60 days and ….
That countdown clock. I love it and worse: I fear it. I fear it for lots of reasons, the biggest and most trenchantly terrifying reason is that I see it as a menu with items falling away from it, off of it, into my lap like soup. One day soon, there will be nothing at all coming from the kitchen, and I, like the guy who gets spilled on, will have all the attention.
I can practically read your thoughts, the way you were so relieved I avoided the hobo metaphor, the one in the restaurant – “How did he get past the hostess?” – who makes you feel slightly awful about your nice evening out. Even the soup thing is awkward. Shlemiel, shlamazl, blah blah blah blah blah blah blah blah, but what can I do? TREE has turned into a HAPPENING. A thing beyond control.
My friend Mark (a world-class shlemiel) has come to look like that aforementioned hobo, minus the winter coat and some very tough years. He’s been working so hard setting us all up for success. He’s got a list, a remarkable and strange list working. Names and dates of people with esoteric and strange skill-sets are only a small constituance of the constitution of his list; people who are already craning their necks to look at the fellow with soup in his lap; places to be, things to acquire, to do, to remember. He stays up nights, forgets to shave mornings, and has lost what little baby-weight he had left (he looks younger than he is and I’m careful to forget his age so it always sounds sincere when I tease him for being young); he looks derelict. He’s the producer and I think he wants to turn me into a Neitzchean Superman.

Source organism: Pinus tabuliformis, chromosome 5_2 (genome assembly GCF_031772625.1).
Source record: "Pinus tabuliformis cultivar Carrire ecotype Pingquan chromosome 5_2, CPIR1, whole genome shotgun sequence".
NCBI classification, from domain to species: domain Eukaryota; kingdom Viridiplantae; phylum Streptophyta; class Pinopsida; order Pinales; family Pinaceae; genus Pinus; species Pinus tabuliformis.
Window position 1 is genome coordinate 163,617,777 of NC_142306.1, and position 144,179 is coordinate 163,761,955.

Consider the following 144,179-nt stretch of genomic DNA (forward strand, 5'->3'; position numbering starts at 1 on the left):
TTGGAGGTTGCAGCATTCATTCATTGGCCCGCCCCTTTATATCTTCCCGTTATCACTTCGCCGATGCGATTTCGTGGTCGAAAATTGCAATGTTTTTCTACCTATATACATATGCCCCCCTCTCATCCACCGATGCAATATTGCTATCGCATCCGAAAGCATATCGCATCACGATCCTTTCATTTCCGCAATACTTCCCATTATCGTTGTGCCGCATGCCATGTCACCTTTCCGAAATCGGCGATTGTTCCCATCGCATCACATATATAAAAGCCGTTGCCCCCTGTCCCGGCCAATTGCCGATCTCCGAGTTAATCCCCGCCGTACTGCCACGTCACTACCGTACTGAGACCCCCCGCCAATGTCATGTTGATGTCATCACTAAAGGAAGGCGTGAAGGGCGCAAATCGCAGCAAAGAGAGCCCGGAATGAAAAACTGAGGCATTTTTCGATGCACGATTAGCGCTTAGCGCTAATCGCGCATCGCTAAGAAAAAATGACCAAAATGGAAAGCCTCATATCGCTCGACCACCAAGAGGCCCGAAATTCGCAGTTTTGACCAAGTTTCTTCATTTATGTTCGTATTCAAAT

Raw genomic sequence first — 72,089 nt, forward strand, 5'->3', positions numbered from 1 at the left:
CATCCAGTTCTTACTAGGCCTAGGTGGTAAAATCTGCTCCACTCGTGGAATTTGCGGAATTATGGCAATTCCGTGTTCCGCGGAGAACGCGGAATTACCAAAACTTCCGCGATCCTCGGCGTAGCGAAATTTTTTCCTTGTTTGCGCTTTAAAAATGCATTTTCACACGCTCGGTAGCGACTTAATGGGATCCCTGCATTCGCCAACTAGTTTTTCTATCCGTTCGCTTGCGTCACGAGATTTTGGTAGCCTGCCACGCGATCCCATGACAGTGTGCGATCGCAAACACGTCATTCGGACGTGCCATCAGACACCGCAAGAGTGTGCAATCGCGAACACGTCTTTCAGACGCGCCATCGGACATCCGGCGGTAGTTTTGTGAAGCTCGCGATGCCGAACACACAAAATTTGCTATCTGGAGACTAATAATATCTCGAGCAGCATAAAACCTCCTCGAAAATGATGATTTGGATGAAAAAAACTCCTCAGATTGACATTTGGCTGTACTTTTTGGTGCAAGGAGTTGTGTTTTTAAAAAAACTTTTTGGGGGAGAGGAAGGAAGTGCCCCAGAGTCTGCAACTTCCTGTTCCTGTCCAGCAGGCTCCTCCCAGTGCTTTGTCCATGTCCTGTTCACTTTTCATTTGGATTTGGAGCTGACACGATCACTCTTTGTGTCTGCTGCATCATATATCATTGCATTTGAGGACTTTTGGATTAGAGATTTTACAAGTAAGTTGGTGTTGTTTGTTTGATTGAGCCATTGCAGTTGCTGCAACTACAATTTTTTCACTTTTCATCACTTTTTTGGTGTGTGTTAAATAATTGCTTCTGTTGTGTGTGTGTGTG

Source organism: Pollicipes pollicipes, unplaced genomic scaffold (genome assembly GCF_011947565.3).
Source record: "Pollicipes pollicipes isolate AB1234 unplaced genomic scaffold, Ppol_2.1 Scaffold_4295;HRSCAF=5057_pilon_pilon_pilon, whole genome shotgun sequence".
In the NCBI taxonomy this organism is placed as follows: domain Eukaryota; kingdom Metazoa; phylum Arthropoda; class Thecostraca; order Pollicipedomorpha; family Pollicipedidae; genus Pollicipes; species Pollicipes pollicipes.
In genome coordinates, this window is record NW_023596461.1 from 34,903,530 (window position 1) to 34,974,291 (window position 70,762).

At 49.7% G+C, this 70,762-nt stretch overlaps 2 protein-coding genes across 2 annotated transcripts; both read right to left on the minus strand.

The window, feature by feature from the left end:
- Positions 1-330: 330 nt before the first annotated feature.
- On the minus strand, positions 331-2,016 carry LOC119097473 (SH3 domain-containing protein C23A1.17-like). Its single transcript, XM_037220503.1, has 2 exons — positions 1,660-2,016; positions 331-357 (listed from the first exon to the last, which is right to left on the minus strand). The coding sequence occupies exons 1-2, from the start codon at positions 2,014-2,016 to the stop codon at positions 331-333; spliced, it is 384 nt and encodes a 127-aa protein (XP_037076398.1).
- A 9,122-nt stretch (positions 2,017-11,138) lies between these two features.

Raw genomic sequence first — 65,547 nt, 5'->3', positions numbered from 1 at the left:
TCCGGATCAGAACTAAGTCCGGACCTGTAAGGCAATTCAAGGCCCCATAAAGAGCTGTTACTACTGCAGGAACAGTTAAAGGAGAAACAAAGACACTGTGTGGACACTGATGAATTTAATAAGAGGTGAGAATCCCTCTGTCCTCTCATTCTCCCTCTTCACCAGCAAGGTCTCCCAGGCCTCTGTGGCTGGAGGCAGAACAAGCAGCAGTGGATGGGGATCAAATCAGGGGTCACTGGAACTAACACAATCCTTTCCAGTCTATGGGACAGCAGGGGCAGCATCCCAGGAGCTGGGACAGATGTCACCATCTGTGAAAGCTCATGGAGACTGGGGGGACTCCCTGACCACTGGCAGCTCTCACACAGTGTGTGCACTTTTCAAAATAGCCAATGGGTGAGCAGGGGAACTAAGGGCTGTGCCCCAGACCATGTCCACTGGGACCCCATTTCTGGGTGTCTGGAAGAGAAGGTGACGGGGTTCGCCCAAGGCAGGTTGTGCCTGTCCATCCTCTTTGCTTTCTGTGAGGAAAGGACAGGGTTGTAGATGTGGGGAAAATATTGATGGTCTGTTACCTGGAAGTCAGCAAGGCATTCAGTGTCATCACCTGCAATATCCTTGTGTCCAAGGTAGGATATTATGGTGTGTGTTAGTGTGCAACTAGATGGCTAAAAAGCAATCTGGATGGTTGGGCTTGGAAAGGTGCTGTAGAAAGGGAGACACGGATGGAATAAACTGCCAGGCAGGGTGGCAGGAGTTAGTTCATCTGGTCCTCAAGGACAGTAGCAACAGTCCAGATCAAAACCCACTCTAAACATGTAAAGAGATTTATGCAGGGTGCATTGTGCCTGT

The costume looks like someone spilled something down the front. Thanks, Mark.
Anyway… We’re all excited and a little ashamed to be doing something this fun. I’m scared but that’s not unusual. I get scared a lot. 60 days and counting. That’s some hot soup.
When I was a child, my mother used to have my siblings and I talk about our fears. Not so that she could talk us out if them because, I guess she knew this way back then, just telling someone that you’re afraid can give you courage.
So for the sake of becoming less afraid, I’d like to talk to you about it. If you have any questions then consider this an invitation to become a part of my family. Ask me anything. Be a part of this. You have no idea how grateful I would be.